The Atlantic bluefin tuna bite has been steady with a good mix of sizes being taken. Tuna fishermen overnighting on the fishing grounds report lots of squid attracted by their lights. Also, anglers have reported gray triggerfish (inshore also) and banded rudderfish. Angling permit holders may take one tuna 27 inches or greater up to 73 inches per day. All vessels fishing recreationally for Atlantic tunas, sharks and swordfish must have an Atlantic HMS angling permit. For more information, call the NMFS at (978) 281-9260 or visit its website at http://nmfspermits.com/. The backside of Tanta's, Trinidad and Jeffreys are a few spots where sharking has been hot. Numerous blue sharks along with a few threshers and porbeagles have been caught. If possible, rig a bluefish fillet (makos especially love them) with a squid skirt. The minimum size for all keeper sharks (makos, porbeagles, threshers and blues) is 4.5 feet in length while basking and great white sharks are federally protected species. Sea surface temperatures are in the high 60s to low 70s. Pollock, cod and haddock fishing has been better than what can be expected for this time of year. Generally, dogfish have only been a nuisance at the change of tide.
Federal striped bass regulations: It is unlawful to fish for, take or possess striped bass in federal waters (waters greater than three miles from shore).
Statewide striped bass regulations: An angler may fish all year for striped bass, but may only keep one per day that measures between 20 and 26 inches total length or one striped bass per day that measures 40 inches or greater in length. If you have any questions or would like copies of the saltwater regulations, call 633-9505 or check the website at: http://www.maine.gov/dmr/recreational/rechomepage.html.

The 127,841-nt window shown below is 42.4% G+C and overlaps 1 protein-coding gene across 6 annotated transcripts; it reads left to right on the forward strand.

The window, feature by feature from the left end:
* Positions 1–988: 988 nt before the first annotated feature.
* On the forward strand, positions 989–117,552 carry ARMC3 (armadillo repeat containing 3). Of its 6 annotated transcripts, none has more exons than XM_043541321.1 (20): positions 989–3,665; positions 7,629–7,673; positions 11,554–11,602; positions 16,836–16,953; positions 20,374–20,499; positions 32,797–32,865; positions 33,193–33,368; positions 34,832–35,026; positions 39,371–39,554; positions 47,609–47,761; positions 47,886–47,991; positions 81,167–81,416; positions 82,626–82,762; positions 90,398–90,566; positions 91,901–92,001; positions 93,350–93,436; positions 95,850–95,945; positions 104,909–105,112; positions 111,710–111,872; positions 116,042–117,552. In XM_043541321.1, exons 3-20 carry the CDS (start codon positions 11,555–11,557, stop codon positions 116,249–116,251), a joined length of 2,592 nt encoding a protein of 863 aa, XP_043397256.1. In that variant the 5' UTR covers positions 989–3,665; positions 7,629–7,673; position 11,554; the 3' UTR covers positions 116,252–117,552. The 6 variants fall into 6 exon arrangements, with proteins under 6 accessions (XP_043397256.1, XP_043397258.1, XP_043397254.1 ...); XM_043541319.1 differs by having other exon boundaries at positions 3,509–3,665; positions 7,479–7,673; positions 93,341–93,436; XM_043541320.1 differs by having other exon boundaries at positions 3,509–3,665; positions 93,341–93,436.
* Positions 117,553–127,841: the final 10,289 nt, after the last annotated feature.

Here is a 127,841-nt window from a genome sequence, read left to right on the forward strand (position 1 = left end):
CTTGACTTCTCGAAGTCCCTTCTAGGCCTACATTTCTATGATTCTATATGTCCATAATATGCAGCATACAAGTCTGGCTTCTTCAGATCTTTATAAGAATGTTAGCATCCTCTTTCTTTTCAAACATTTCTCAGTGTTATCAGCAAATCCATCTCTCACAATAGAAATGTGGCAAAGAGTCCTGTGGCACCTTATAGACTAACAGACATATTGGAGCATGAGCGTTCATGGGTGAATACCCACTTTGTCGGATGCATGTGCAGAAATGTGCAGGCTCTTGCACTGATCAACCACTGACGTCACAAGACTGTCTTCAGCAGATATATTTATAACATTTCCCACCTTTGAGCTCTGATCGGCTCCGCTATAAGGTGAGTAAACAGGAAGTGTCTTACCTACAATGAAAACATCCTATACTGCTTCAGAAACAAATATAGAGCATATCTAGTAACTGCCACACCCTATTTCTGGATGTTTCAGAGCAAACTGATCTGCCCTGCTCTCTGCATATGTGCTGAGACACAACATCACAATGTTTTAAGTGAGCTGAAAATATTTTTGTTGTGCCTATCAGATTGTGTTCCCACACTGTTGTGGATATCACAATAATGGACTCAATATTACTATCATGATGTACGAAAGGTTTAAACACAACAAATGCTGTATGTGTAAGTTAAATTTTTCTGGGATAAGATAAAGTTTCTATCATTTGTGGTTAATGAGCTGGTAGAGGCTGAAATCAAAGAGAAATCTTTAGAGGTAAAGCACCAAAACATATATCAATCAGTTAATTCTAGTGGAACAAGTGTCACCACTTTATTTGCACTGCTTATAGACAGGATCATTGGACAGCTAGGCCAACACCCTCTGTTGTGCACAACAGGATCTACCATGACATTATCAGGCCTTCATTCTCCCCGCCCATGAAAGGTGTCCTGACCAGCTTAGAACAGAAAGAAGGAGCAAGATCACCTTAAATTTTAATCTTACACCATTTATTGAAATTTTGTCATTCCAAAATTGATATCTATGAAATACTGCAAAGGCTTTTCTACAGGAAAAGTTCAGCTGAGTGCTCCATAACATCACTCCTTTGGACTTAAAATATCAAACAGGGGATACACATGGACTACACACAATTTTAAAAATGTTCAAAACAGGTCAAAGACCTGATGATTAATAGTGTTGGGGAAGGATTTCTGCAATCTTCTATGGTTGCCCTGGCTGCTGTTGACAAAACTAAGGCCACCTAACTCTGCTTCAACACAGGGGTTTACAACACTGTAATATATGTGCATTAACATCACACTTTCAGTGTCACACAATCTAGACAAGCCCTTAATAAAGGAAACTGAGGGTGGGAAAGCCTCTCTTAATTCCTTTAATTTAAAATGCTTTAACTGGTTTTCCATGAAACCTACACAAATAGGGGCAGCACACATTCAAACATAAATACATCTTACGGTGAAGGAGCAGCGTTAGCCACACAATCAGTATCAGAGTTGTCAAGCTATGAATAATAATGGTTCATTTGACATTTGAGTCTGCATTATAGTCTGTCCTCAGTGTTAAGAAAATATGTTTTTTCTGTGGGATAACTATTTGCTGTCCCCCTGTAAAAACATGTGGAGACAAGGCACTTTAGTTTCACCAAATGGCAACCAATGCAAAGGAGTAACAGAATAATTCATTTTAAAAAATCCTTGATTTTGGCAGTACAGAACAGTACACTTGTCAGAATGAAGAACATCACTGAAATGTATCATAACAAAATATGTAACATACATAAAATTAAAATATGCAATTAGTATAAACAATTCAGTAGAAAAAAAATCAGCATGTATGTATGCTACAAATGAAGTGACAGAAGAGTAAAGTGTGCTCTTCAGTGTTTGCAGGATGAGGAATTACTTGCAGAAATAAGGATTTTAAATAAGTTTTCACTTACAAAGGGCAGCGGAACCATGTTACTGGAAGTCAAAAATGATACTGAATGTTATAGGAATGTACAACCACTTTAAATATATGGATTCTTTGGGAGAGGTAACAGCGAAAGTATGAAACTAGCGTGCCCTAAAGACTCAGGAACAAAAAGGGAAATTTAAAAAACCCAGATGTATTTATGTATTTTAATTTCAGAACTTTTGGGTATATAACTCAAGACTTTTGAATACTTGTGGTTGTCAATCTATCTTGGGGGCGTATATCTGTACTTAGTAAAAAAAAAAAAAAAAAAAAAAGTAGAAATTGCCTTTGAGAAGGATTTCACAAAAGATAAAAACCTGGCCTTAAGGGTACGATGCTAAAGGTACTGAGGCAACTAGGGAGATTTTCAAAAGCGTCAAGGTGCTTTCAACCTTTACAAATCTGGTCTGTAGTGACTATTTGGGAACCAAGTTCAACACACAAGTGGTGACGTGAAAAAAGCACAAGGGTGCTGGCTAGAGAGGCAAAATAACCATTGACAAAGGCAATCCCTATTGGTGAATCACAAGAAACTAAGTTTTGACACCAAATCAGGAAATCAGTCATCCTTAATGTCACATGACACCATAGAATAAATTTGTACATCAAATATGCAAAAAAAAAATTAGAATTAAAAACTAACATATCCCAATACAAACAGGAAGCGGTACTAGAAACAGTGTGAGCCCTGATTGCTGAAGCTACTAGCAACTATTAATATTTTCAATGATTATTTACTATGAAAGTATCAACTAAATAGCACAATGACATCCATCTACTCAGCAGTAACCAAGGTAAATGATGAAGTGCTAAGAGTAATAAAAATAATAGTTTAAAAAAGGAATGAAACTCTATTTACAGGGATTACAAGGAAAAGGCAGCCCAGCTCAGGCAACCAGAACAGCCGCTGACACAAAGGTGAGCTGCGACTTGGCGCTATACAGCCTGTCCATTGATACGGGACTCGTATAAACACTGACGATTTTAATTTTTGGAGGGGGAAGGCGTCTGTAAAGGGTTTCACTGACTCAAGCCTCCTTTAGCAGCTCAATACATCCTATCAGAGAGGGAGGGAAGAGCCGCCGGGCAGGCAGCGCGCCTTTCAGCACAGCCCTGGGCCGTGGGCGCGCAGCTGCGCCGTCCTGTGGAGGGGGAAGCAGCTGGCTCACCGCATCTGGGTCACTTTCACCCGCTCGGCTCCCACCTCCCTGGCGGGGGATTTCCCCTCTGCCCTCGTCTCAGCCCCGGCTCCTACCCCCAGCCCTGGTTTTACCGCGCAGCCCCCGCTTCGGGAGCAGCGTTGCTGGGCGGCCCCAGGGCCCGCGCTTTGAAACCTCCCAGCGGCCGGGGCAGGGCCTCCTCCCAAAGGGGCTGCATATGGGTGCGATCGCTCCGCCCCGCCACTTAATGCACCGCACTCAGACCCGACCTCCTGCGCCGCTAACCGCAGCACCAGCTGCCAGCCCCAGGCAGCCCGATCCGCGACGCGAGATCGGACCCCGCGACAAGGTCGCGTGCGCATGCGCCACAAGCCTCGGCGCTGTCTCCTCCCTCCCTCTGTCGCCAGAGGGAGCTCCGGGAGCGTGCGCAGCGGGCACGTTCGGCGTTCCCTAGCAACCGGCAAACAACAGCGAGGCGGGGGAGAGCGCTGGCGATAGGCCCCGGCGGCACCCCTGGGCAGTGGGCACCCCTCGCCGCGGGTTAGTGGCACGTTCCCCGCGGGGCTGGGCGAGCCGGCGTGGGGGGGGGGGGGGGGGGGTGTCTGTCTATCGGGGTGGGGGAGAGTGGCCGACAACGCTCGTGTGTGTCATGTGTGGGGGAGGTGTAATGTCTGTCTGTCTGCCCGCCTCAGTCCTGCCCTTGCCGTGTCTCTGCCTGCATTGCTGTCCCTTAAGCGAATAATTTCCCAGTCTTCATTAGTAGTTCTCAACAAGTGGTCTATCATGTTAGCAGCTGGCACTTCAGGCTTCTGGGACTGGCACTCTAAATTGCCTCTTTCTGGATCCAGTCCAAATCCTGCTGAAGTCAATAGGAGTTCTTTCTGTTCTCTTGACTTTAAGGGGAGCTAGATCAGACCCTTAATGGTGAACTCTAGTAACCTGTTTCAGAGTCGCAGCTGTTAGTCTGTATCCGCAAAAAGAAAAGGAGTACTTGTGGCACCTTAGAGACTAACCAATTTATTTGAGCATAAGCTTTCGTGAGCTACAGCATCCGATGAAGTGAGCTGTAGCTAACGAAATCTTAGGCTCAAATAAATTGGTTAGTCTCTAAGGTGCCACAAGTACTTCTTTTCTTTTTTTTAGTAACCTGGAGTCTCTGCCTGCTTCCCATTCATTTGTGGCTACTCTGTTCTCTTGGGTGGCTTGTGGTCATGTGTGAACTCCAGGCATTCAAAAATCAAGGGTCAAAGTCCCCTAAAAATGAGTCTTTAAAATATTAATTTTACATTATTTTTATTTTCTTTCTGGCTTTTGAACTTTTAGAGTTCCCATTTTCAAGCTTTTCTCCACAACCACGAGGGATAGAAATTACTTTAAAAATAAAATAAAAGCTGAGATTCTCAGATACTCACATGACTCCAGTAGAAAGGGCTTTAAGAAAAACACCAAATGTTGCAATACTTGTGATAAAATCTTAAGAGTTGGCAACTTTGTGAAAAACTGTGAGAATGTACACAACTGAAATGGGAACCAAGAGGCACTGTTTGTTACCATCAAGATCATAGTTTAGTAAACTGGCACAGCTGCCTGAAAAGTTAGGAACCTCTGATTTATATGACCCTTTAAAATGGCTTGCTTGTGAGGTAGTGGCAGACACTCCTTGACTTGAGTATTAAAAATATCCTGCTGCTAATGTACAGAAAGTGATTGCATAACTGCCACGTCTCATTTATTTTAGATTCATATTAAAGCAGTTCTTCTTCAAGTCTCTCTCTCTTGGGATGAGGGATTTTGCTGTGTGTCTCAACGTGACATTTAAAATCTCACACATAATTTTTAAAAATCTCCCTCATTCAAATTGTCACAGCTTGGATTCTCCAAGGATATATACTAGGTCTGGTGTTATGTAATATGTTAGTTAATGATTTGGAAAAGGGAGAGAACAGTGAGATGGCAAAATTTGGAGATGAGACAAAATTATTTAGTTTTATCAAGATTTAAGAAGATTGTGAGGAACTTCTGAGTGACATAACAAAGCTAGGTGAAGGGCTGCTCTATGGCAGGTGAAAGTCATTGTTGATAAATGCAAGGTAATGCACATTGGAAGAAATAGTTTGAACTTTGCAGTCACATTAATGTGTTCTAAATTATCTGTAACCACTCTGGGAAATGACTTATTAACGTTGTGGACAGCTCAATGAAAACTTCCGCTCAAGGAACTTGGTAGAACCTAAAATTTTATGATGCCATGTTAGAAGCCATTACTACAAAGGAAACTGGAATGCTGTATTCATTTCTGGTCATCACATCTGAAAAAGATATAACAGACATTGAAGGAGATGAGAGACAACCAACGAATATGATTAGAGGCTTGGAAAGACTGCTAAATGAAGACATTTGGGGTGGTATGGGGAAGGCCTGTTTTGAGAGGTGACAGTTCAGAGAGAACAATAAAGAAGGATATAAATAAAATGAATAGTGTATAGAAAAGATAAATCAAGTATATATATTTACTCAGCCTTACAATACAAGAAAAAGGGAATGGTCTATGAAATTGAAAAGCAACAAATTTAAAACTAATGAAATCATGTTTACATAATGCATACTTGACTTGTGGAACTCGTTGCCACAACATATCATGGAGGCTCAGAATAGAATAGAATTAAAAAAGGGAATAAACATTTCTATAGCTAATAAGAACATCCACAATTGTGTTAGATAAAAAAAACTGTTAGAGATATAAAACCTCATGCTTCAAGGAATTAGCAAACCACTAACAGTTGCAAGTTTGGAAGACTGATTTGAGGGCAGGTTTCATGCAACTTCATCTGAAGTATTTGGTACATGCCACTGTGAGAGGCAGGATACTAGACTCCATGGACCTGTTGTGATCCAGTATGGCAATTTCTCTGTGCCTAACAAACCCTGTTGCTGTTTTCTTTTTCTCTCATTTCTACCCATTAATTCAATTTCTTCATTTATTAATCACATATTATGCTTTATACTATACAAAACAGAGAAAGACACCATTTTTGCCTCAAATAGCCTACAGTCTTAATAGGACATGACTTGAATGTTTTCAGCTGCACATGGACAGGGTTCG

ZONE 1: We are in the dog days of August and the bluefish are here. Fish, ranging from 8 inches up to 14-plus pounds can be found from Wells Harbor to Saco Bay and Richmond Island. Orange poppers (with a wire leader) or orange surgical tubes have been catching these toothy guys. Bird action is one way to locate these fish. Mackerel are scarce due to the blues. Stripers are around (Wells jetty, Pine Point, Goosefare Brook, lower portions of the Saco, Piscataqua and Mousam) in fishable numbers but the key is to fish at predawn or at night. Generally these fish are going to lay low during these hot sunny days. Anglers fishing the lower rivers have had the best luck using pink or red surgical tubes, small poppers or bucktail jigs. For those after the big ones, clams and chunk mackerel are the baits that have been getting it done. If you prefer to toss top waters, try the Yo-Zuri Crystal Minnows, Mambo Minnows or Creek Chubs, while the Rebel Wind Cheater and the Rapalla Husky Jerk have been working for those trolling diving plugs. Fly-fishing has been best during the predawn tide. Bunker and mackerel pattern Deceivers and Clousers have been popular patterns to throw.
ZONE 2: With the continuation of this warm/hot weather, striper activity out around the ledges, the Cape shore and islands is better than inside. There are stripers around but they have been finicky due to the abundance of bait. Anglers should fish early or late for the best results. Crank fishermen working top waters such as the Storm Chug Bug, Yo-Zuri Jumping Minnows, as well as 6--9 inch Slug-Gos have been catching stripers. Try fishing black Mambo Minnows at night for serious action. Bait fishermen have done well with chunk macs and sandworms. Bluefish have arrived.